As for getting the live action to match the animation, that wasn’t too difficult, thanks to the rotoscoping process. Since rotoscoping begins with live-action footage, the animator has a pretty solid base to work from.
Can you elaborate on the animation process?
The process, as I said, is called Rotoscoping, and it dates to 1917. Basically, what it involves is shooting live action and then drawing over top of it. In past eras, what took place was that each frame of movie footage would be projected onto a pane of glass, and an animator would painstakingly draw the animated scene on the opposite side of the glass. These days, like most things, the process is digital, and instead of panes of glass, the animators draw on what are called Wacom tablets. Instead of pens, they’ll use a stylus whose markings will register on-screen in whatever animation software is being used.
In America, the filmmaker most associated with rotoscoping is without a doubt Ralph Bakshi. He has developed a large cult following for trippy, adult-oriented cartoons like Fritz the Cat, Wizards, and an early, animated version of Lord of the Rings. Other directors who have done rotoscoped films include Richard Linklater whose A Scanner Darkly, as I said, shares a member of the animation crew with Tolltaker: Monique Ligons.
When it comes to animation and live action, do you prefer one over the other?
I can’t say that I do. Each has its appropriate time and place. I’ve always been a fan of animation, and I’m gratified that, for example, the old Warner Bros. cartoons are highly regarded as the meticulous works of art that they are. I’m also happy that the last generation or so has seen the development of animation beyond being just being a gimmick for kids (in some people’s eyes) to becoming a fresh way to explore more grown-up ideas and themes.
Of course, these days, the line between animation and live action is growing ever more indistinct. Many – if not most – big-budget Hollywood movies have some sort of motion-capture going on, where the actors are shot against a green screen, and some kind of computer graphics are inserted into the scene.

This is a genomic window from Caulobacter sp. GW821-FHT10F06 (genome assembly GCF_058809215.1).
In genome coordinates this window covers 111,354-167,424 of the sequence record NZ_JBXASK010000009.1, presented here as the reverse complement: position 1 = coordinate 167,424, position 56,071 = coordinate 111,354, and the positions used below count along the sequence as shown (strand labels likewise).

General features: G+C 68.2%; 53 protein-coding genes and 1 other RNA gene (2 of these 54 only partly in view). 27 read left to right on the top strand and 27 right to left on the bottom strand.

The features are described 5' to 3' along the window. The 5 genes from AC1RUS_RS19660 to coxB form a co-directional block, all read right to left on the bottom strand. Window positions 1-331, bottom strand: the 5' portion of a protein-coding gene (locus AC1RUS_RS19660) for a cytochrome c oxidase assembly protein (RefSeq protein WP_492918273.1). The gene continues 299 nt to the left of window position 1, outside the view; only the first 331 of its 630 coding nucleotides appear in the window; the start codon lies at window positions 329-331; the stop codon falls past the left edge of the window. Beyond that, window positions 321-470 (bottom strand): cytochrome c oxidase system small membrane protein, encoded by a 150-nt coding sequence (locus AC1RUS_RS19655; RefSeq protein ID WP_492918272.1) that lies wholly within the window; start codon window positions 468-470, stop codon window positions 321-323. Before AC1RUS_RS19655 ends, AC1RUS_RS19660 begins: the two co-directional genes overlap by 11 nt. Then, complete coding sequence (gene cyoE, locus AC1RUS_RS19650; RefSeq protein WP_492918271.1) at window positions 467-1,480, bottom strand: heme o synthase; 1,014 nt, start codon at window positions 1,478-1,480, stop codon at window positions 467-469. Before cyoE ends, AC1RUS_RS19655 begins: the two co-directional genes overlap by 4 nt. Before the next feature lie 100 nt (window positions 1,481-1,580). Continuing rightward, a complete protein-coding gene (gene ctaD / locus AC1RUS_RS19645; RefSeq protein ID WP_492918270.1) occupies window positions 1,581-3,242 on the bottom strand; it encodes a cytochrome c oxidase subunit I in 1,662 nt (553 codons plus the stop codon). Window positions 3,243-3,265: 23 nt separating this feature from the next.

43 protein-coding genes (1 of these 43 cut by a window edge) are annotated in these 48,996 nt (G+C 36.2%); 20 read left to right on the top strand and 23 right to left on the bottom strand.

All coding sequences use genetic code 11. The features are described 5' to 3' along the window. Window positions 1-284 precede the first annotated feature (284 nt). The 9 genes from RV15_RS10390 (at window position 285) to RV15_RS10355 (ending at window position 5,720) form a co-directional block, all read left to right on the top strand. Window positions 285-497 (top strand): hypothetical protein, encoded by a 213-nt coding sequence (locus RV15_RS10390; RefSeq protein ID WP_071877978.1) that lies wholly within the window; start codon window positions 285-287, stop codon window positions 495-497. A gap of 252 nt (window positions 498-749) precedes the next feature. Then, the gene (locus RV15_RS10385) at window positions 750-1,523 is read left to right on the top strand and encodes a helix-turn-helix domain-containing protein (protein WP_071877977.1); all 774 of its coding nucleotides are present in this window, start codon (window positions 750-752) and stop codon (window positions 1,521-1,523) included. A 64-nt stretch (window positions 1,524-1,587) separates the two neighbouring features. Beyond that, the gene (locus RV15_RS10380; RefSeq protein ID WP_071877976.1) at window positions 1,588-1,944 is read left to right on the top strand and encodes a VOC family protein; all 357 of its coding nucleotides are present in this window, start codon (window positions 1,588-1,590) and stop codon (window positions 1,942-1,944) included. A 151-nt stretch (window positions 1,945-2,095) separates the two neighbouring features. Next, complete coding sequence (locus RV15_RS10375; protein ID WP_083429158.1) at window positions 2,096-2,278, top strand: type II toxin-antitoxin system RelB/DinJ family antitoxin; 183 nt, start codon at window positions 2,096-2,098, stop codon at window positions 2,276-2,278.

What’s your favorite moment in the film?
Not an easy question to answer. You don’t want to tell any of your children that he/she is your favorite. That being said, I do find myself most affected emotionally by the end, after Bobby has his confrontation with the Tolltaker.
Over the years, I’ve become a huge devotee of people like Joseph Campbell and – especially – Carl Jung. Rather late to the party, I know. But still, when I read what they had to say, it just makes sense to me, from a storytelling perspective as well as many others.
I bring this up because I realized, mostly after the film was shot, that there are plenty of archetypal forces at play in Tolltaker. The whole idea of a hero journeying into the underworld to meet his dead father, for example. Odysseus did it, and so did Aeneas. Also, the concept of the underworld, this subterranean place, being a representation of the unconscious, and the appearance of the Tolltaker being what Jung might call “emergent content” filtering up from way down deep in the psyche – I love playing with ideas like that.
What’s next for The Tolltaker?
Well, the goal remains what it’s always been – to get the feature-length film made. As I said, I want to build an audience for it any way I can, so I can show a potential producer that there are people who would go out and see this. It’s available for anyone to watch online, for free, on Vimeo.
What’s next for you?
In a non-Tolltaker sense, you mean? Well, I’ll continue running Reel Stuff Entertainment with my business partner Jesper Olsson, for one thing. We’re based in Center City Philadelphia, and have produced somewhere in the neighborhood of 600-700 web videos since 2006, for clients like the Discovery Channel, the Travel Channel, AOL, Lexis-Nexis and many more.
I also want to continue developing series for the web and television. We have one TV series in the marketplace right now called Europe After Dark, which is about nightlife in Europe. We shot it in places like Ibiza, Amsterdam and Prague, and have a lot of material up on our YouTube channel.
I also have the opportunity to develop a web series about the supernatural for James Franco’s web TV channel Rabbit TV. I’m really looking forward to that.
But it will always be making movies that remains my chief ambition. I have no shortage of ideas. My computer is filled with story treatments that could keep me busy for years to come if I could come up with the resources to get them made.
We’ll just have to see what the future holds.
Special thanks to Steve Janas for the interview.
Tolltaker will screen at the Terror Film Festival in Philadelphia Oct. 18, 2012. It has been nominated for several awards including Best Short Film, Best Director, Best Actor and more.